SEATTLE - Recent clinical studies indicate intranasal steroids are the most effective therapy and are more cost effective than other treatments for allergic rhinitis, according to speakers at the American College of Allergy, Asthma and Immunology's annual meeting here.
"Intranasal steroids demonstrate greater efficacy than antihistamines, decongestants and cromolyn in patients with allergic rhinitis," said William W. Storms, MD, clinical professor at the University of Colorado Health Sciences Center and Asthma and Allergy Associates in Colorado Springs, Colo. "They can be used alone or in combination with other therapies to achieve optimal overall improvement of symptoms in rhinitis."
"Although antihistamines are considered first-line therapy for allergic rhinitis, an increasing number of physicians are recognizing the benefit of first-line use of intranasal steroids. Clinical trials have shown the most common side effects of intranasal steroids, due to local irritation, are minimal when patients are instructed in the proper use of this class of drugs," he added.
Guidelines developed by a joint task force of allergists-immunologists recommend intranasal inhaled corticosteroids as the most effective medication class for controlling the symptoms of allergic rhinitis.
Although intranasal steroids have demonstrated efficacy in the management of nasal symptoms of seasonal and perennial allergic rhinitis, they are often considered second-line agents due to the perception that they are slow to act, according to James H. Day, MD, professor of medicine and head of the allergy unit at Kingston General Hospital in Kingston, Ontario, Canada.
"Studies demonstrate that with more precise methods of measuring onset of action, there is both subjective and objective evidence that selected nasal corticosteroids provide relief by seven hours with indications of even earlier response," Day said.
Medication selection is based on factors including duration of symptoms (persistent or intermittent); effectiveness to safety profile; patient preferences and which therapy is the most cost effective, Storms said.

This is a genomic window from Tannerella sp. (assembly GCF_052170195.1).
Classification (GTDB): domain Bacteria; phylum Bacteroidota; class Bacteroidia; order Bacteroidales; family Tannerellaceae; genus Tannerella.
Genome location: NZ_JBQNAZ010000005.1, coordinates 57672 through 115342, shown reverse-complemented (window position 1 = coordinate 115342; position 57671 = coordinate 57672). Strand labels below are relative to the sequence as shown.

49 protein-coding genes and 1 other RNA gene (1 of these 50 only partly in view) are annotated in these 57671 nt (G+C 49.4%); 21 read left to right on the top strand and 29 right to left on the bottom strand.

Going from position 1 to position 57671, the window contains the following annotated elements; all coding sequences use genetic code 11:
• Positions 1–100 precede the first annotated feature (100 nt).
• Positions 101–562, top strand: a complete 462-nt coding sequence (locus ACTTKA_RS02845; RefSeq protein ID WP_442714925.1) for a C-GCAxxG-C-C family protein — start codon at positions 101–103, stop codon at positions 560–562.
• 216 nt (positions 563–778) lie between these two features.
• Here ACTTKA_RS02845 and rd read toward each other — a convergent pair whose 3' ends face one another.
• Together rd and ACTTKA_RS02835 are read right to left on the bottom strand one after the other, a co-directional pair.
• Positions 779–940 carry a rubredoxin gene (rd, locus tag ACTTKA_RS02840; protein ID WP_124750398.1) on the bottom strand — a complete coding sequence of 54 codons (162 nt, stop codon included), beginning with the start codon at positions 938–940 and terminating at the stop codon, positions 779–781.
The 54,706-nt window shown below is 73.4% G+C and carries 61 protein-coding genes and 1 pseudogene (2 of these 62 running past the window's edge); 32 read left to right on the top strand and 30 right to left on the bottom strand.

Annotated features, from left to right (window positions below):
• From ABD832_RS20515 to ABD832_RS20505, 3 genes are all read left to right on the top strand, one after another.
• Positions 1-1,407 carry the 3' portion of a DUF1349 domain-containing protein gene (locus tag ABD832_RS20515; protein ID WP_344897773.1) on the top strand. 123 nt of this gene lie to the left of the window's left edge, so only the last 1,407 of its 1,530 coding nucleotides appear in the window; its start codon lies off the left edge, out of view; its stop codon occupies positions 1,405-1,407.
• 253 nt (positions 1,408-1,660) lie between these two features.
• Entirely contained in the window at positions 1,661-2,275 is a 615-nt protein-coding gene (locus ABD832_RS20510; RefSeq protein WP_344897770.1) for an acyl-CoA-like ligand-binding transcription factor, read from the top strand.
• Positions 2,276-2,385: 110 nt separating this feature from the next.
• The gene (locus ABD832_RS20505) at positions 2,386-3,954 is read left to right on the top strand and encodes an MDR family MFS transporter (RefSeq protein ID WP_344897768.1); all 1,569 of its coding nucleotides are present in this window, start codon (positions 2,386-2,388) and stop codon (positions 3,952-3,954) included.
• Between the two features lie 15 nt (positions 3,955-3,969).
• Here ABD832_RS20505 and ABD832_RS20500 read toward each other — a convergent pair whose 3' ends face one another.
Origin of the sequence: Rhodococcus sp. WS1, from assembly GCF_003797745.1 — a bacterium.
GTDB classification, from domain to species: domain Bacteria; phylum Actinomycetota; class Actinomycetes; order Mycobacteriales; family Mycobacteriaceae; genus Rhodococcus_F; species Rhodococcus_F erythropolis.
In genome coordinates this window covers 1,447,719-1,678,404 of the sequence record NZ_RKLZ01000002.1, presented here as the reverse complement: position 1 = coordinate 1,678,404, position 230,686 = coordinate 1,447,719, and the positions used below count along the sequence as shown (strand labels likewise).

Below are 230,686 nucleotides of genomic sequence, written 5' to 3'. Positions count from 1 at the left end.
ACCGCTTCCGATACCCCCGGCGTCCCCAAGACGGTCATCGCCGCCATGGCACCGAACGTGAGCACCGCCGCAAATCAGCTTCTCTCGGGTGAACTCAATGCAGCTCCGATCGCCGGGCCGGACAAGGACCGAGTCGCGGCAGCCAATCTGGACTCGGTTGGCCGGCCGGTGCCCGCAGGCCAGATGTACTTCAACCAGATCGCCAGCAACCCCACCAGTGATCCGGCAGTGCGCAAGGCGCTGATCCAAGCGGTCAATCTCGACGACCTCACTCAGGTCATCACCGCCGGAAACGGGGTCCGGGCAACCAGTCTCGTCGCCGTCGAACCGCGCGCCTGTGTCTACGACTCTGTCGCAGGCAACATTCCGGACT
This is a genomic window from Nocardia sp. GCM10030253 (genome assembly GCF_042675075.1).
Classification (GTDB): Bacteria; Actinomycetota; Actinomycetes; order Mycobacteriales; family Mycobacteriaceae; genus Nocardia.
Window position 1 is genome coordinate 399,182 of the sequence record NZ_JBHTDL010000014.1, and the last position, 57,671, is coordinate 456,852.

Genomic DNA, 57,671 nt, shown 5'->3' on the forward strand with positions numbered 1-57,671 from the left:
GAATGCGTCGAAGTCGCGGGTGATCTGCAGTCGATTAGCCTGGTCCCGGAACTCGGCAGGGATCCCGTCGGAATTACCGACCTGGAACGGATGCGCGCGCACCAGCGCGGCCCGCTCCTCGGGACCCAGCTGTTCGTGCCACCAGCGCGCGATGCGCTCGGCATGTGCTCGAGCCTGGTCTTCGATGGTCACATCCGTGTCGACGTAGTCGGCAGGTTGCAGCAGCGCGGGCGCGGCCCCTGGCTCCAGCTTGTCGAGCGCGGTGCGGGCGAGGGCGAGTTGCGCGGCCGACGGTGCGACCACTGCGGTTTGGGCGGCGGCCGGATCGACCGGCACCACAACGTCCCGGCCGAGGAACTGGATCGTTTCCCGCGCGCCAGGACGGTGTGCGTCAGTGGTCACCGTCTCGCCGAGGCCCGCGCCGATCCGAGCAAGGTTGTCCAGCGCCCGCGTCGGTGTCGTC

Studies indicate noncompliance with prescribed therapy is a common and substantial contributor to treatment failure, and is affected by numerous factors.
"The primary reason for noncompliance in allergic rhinitis is convenience, and it has been suggested that treatment complexity may be the most important factor in determining patient compliance with prescribed therapy," Storms said.
"The ideal characteristics of an intranasal steroid are those that are likely to increase patient acceptance and compliance with therapy. Patients prefer odorless and tasteless formulations, with minimal amount of fluid in the nose and throat. With comparable safety and efficacy, factors such as simple dosing, pleasing formulation and lack of irritating recipients become key factors in defining the ideal intranasal steroid," Storms said.
Allergic rhinitis is the most common allergic disease, affecting more than 20 million Americans - making it the fifth most common chronic illness. It is the most prevalent chronic condition in children. About 3.8 million work and school days are lost annually due to allergic rhinitis. It adversely affects both physical and mental health statuses.
Symptoms of the disease include nasal congestion, sneezing, nasal discharge, itching of the nose, postnasal congestion and itchy, watery eyes. The presence of allergic rhinitis is a risk factor for developing asthma and can predispose to other conditions including sinusitis, otitis media, nasal polyps, respiratory infections, sleep disorders and orthodontic problems.
Treatment approaches include reducing exposure to suspected allergens and immunotherapy, which can often reduce or eliminate the need for medications.
The estimated annual direct cost of allergic rhinitis includes $1.1 billion for medical care use and more than $500 million spent on over-the-counter medications and more than $4 billion for prescription drugs.
For more information:
- Storms WW. Defining the ideal characteristic of intranasal steroid.
- Day JH. Onset of action of nasal steroids.
- Both presented at the Annual Meeting of the American College of Asthma, Allergy and Immunology. Nov. 3-8, 2000. Seattle.
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